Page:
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Cretan Food and Nutrition

by George Portokalaki

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Cretan cuisine is one of the most tastiest and healthiest cuisines in the world. From historical evidence and mythology, we learn about Cretans’ nutritional preferences throughout the centuries as well as their fondness for basic products. Cretan food is said to be the ideal diet which ensures good health and long life. Research shows that people who eat according to Crete’s traditional ways, have less chance of suffering from heart disease, and are generally healthier even than people living in the neighboring Mediterranean countries.

Ancient civilization and food tradition passed on through generations

Greek diet is typically based on products that originate from the island’s farmlands and mainly includes plates of raw or home cooked greens, grains, pulses, vegetables, olive oil, and fruits. Cretan diet is based on fresh and natural produce that is cooked in their original form and only enriched with fresh spices and aromatic herbs that grow on the island of Crete. The taste and aroma of Cretan plates are perfectly balanced and recipes are typically passed on from older women to younger ones.


Fresh ingredients from the land and the sea

Most of the dishes are very colorful and well presented (big variety and combinations of vegetables, pulses, and greens) in Cretan diet, but taste still comes before the presentation. Basic ingredients are greens, vegetables, fresh herbs, spices, and olive oil. The salt and iodine of the Mediterranean Sea around the island, make lands particularly fertile, fortifying and enriching the agricultural products with their presence. The diet of locals also includes fish and other seafood almost in the same proportion as meat.


Traditional but improved through the creativity of Greek women

Homemade bread, olive oil, wine, and spoon desserts have nourished Cretans throughout the centuries. Crete’s cuisine never lacks in quality and quantity of foods, because housewives always cook creative dishes as casseroles, pies, stews, spoon desserts and so on, to the delight of real gourmands. Simple and healthy tastes support a centuries-old gastronomic tradition, so powerful and original that it features different specialties and traditional dishes at each and every festivity or local celebration.



Xompliasto koulouri, this amazing bakery is made by local women


The key is a simple and balanced diet

Greek vegetarian tastes are simple, and when someone wants to sense their identity, then they need to visit Greece. If you’ve never walked under the warm and bright sun of Greece, nor sat under an olive tree, smelled fresh thyme, oregano, sage, experienced simplicity over complexity, then it would be difficult for you to sense and comprehend the superiority and uniqueness of Greek vegetarian food, diet, and lifestyle. Greeks unwittingly follow the rules of simplicity and temperance using countless combinations of greens, herbs, and vegetables, eating vegetarian dishes that retain the aroma of tradition, foods rich in taste and flavor but also helpful for a balanced and healthy diet.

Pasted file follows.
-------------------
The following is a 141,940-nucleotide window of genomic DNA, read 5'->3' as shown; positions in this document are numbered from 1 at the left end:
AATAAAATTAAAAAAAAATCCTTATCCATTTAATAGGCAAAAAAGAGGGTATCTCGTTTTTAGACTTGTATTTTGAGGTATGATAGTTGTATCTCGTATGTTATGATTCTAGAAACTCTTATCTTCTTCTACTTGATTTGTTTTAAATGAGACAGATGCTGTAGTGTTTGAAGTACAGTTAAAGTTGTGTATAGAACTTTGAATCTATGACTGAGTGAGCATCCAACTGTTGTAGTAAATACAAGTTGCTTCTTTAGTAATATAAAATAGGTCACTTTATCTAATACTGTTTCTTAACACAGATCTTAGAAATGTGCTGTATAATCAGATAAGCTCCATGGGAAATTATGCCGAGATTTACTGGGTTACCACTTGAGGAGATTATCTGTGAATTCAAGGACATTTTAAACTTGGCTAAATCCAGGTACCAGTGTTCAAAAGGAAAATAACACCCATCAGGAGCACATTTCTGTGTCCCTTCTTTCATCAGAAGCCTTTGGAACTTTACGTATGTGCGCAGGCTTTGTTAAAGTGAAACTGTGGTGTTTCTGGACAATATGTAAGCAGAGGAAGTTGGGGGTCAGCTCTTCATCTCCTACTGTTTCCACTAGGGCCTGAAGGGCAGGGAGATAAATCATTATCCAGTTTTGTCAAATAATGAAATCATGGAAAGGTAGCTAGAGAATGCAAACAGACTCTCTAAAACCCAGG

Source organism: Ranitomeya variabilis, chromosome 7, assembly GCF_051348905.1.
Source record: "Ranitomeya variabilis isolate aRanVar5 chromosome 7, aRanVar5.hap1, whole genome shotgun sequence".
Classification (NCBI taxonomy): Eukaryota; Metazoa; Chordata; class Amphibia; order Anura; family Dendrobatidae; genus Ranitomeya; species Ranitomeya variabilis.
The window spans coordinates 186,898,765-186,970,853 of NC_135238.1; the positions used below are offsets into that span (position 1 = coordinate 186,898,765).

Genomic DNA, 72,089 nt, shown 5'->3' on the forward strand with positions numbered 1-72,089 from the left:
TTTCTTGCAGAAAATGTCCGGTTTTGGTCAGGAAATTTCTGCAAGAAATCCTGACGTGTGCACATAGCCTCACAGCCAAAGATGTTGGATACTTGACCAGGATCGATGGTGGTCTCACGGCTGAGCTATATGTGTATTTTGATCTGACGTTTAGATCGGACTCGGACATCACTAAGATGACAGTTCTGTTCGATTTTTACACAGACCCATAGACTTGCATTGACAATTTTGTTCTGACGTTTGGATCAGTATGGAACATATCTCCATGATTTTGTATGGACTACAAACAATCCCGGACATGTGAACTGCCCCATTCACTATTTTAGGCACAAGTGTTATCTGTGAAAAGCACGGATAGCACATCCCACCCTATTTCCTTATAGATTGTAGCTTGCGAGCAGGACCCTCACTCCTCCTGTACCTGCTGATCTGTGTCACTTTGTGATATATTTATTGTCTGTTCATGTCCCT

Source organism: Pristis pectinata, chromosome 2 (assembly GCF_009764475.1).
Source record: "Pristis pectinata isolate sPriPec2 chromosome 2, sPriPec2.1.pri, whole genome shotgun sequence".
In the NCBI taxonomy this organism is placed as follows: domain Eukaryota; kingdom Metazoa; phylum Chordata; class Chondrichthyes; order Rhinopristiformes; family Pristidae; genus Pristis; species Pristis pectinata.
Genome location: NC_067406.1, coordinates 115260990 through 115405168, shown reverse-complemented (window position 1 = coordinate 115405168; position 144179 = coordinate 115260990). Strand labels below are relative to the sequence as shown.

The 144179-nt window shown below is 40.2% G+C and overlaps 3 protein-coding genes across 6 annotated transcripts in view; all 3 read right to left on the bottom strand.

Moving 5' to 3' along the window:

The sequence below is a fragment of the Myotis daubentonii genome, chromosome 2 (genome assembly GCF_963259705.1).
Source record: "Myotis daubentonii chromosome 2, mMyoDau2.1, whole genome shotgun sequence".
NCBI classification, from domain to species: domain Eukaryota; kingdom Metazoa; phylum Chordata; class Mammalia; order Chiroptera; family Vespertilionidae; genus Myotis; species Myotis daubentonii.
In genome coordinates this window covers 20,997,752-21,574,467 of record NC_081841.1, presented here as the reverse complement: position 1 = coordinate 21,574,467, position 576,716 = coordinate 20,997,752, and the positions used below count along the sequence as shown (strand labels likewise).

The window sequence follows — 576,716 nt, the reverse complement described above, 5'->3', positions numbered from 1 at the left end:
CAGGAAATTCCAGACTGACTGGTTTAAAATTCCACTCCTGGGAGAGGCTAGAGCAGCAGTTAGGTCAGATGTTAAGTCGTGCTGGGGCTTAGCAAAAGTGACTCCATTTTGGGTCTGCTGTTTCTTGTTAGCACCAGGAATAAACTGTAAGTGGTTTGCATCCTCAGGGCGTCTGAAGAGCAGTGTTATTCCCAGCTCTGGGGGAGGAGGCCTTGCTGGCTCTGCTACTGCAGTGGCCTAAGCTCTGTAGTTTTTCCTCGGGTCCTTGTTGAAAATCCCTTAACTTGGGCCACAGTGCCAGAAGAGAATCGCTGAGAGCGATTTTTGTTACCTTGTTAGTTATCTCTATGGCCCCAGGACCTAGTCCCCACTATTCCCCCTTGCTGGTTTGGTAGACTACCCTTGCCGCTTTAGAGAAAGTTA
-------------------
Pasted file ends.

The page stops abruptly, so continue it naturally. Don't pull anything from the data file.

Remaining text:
List of top traditional Cretan dishes to try

  • Briam: Baked summer vegetables: Zucchini, eggplants, potatoes, peppers, tomatoes, onions, parsley, olive oil, salt, pepper
  • Dakos: Rusks with fresh tomato, olive oil, feta cheese and oregano
  • Dolmades: Stuffed vine leafs: vine leafs, rice, onion, olive oil, tomato, salt, pepper
  • Fava: Yellow split pea puree: Puree, olive oil, onion
  • Gemista: Stuffed vegetables with rice: Tomatoes, peppers, eggplants, zucchini squash, onion, parsley, olive oil, salt, pepper
  • Gygantes fournou: Oven roasted big white beans: white big beans, tomatoes, parsley, salt, pepper, olive oil.
  • Horiatiki: Greek salad: tomatoes, cucumbers, green pepper, onion, olives, olive oil, vinegar, salt, oregano
  • Horta vlitta me Kolokythia Vrasta: Boiled wild greens vlita with zucchini and potatoes, fresh lemon juice and raw olive oil
  • Hortopitakia: Small pies with greens dough: water, salt, olive oil, lemon juice, flour. Filling: greens like spinach, fennel, mint, parsley, leeks, spring onions, olive oil, salt, pepper
  • Kolokythakia tiganita: Fried courgettes
  • Kolokythoanthi: Stuffed zucchini Flowers: zucchini flowers, tomatoes, onions, parsley, rice, salt, pepper, olive oil
  • Kolokythokeftedes: Courgettes patties: Zucchini squash, onions, toasted bread, salt, pepper, flour, olive oil for frying
  • Koukia xera: Broad bean puree: Broad bean, salt, olive oil, lemon
  • Marathopyta: Fennel pie
  • Myzithropita me meli: Cretan soft cheese pie with thyme honey
  • Pantzaria: Beet salad: Beets, salt, olive oil, vinegar, garlic
  • Prasyni salata: Greens salad: Greens from the mountain, salt, onion, pepper, olive oil
  • Revithia: Chickpeas in flour lemon sauce Chickpeas, olive oil, onion, salt, pepper, flour, lemon juice.
  • Tiganites me Petimezi: Cretan pancakes with grapes syrup


Giorgos Portokalakis is the author of Cretan Food and Nutrition. This article has been republished and edited by permission. Read more about his published articles on this blog. Giorgos or George, owns Porto Club Travel Services and is a partner of BookCulinaryVacations.com .

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